Think about all the mutants who weren’t good enough to get into Xavier’s School for Gifted Youngsters. Remember KwikStep? He was the kid who could put on his sneakers without untying them. And GoGo Kawasaki? She never had to stop at an intersection for a red light.
But do you have to walk through walls like Kitty Pryde to be a superhero? Do you have to have retractable vibranium claws just to be treated with a little respect?
Of course not. Everybody had skills and talents that made them unique, even superheroes with insufficient powers. The trick was to find your path in life and walk the earth with purpose – like the five members of the Justice Committee.
Back in the day, Johnny Ribkins and his super friends traveled around the country staging minor interventions, taking a knee, doing whatever they could to support the civil rights movement. “We were freedom movement adjacent,” said Ribkins in hindsight. The Justice Committee didn’t have any special training or facility; they just wanted to do the right thing. “We were fighting for freedom, trying to uplift people, and change the world.”
But nobody ever confused the Justice Committee for the Justice League. Ribkins and his gang had superpowers, but they couldn’t change the Speed Force like Barry Allen or alter reality like Flex Mentallo. Instead, they could project the illusion of beauty (Simone), spit firecrackers (Bertrand), flash a winning smile (Winston), and administer justice like a hammer (the Hammer).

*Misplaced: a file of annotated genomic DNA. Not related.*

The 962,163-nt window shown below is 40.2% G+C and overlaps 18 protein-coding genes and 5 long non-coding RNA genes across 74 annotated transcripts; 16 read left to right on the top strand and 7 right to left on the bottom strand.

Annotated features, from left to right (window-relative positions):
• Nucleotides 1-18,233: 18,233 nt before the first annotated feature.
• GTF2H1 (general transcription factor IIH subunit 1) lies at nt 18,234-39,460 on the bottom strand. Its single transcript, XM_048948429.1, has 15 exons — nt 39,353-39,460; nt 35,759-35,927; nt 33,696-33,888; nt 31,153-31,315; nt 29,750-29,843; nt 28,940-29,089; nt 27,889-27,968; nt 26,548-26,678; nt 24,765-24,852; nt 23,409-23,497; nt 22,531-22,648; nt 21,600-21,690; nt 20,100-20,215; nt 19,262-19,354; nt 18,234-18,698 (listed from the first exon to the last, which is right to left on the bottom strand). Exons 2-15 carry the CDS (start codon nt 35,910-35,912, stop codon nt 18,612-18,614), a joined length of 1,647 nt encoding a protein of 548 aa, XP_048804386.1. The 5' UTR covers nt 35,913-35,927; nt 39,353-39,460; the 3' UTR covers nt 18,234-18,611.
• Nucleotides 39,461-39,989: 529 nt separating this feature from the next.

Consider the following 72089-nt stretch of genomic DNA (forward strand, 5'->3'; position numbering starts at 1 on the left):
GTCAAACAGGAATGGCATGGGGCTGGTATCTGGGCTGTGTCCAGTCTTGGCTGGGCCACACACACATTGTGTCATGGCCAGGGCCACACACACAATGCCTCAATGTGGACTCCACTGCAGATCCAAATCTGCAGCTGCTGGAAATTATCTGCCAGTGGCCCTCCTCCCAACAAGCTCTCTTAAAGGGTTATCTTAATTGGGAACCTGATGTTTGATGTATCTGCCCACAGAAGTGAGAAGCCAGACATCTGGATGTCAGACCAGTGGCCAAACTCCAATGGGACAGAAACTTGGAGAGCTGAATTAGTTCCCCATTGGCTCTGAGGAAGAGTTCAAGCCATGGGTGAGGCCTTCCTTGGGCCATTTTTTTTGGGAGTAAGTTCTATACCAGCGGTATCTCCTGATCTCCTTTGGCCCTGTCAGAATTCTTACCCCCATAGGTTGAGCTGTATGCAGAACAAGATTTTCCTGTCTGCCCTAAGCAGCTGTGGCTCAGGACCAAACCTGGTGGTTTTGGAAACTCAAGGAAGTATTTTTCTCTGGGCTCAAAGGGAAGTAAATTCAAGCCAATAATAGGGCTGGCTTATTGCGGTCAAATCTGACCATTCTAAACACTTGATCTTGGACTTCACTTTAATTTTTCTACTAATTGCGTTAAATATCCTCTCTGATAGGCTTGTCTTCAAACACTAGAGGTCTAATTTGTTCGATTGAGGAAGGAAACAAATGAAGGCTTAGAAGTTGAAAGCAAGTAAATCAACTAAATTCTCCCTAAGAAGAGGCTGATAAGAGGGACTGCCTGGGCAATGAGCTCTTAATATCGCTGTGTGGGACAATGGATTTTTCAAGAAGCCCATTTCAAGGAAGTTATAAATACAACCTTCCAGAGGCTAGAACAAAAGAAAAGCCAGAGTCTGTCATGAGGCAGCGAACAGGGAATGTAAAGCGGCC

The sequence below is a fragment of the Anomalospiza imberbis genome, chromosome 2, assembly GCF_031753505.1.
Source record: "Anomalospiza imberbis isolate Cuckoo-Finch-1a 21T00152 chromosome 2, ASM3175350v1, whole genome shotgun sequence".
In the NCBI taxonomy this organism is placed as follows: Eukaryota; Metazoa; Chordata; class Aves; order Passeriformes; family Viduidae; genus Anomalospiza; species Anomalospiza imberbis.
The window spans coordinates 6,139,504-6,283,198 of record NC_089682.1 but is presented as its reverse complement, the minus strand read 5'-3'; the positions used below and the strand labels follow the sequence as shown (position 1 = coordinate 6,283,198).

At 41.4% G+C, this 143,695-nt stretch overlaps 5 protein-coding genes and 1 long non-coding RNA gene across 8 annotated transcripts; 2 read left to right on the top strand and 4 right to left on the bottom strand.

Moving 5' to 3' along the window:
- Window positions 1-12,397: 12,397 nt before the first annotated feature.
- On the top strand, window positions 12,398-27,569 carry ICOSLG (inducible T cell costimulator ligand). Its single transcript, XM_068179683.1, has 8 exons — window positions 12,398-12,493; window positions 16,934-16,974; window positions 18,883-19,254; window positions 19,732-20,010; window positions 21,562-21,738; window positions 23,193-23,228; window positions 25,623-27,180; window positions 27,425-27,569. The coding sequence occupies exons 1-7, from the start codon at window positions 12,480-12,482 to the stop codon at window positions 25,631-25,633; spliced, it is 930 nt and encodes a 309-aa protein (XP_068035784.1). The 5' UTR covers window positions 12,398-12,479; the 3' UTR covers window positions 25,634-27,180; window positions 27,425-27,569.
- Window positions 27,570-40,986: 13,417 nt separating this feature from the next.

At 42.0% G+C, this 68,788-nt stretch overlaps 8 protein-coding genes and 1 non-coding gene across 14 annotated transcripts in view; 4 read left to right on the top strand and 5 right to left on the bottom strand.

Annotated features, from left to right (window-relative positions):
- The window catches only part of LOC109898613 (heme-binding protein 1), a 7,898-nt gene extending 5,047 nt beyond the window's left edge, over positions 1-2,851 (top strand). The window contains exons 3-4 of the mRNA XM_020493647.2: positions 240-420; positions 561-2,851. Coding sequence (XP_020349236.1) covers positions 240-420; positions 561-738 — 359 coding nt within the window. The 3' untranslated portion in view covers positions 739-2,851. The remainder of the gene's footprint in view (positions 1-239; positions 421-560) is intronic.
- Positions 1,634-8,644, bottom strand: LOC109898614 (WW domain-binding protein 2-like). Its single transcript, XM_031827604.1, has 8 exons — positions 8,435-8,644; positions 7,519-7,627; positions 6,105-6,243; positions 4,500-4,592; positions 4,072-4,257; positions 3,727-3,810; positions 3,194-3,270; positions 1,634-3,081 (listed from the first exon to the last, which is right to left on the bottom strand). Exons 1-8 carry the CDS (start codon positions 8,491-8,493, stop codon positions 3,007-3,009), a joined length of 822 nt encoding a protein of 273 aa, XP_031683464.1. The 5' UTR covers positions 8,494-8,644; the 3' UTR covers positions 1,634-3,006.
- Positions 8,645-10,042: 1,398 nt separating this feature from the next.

For his part, Ribkins had sublime cartographic skills. For seven years, his maps set the agenda for the Justice Committee. Even Charles Xavier would agree, that was a pretty cool mutant power – especially if you had to be at the right place at the right time. You didn’t want to be late for the march from Selma to Montgomery, Alabama, after all.
It’s too bad Ribkins never truly understood his esoteric power. He could draw a map like ringing a bell, but he never found his personal path in life. And now, at the age of 72, he was driving around Florida trying to find it.
Author Ladee Hubbard has done an amazing thing with her debut novel. She’s given us a story about history, racism, personal identity, human potential, complicated family relationships, and superheroes. Imagine if W.E.B. Du Bois created Luke Cage, Hero for Hire. Just think how great that would have been.
In the end, Johnny Ribkins gets a little assistance from his 13-year-old niece Eloise. She was the NextGen of Ribkins metahumans, and her nascent superpower would ultimately help her Uncle find the peace he was looking for. “I can see how stuff gets put together,” she told him, “from beginning to end and all points in between.” Instead of following a vague map with a crazy circuitous route, the “Talented Ribkins” finally figured it out. Right path, wrong path, it didn’t matter. It was his path all along.
[The Talented Ribkins / By Ladee Hubbard / First Printing: August 2017 / ISBN: 9781612196367]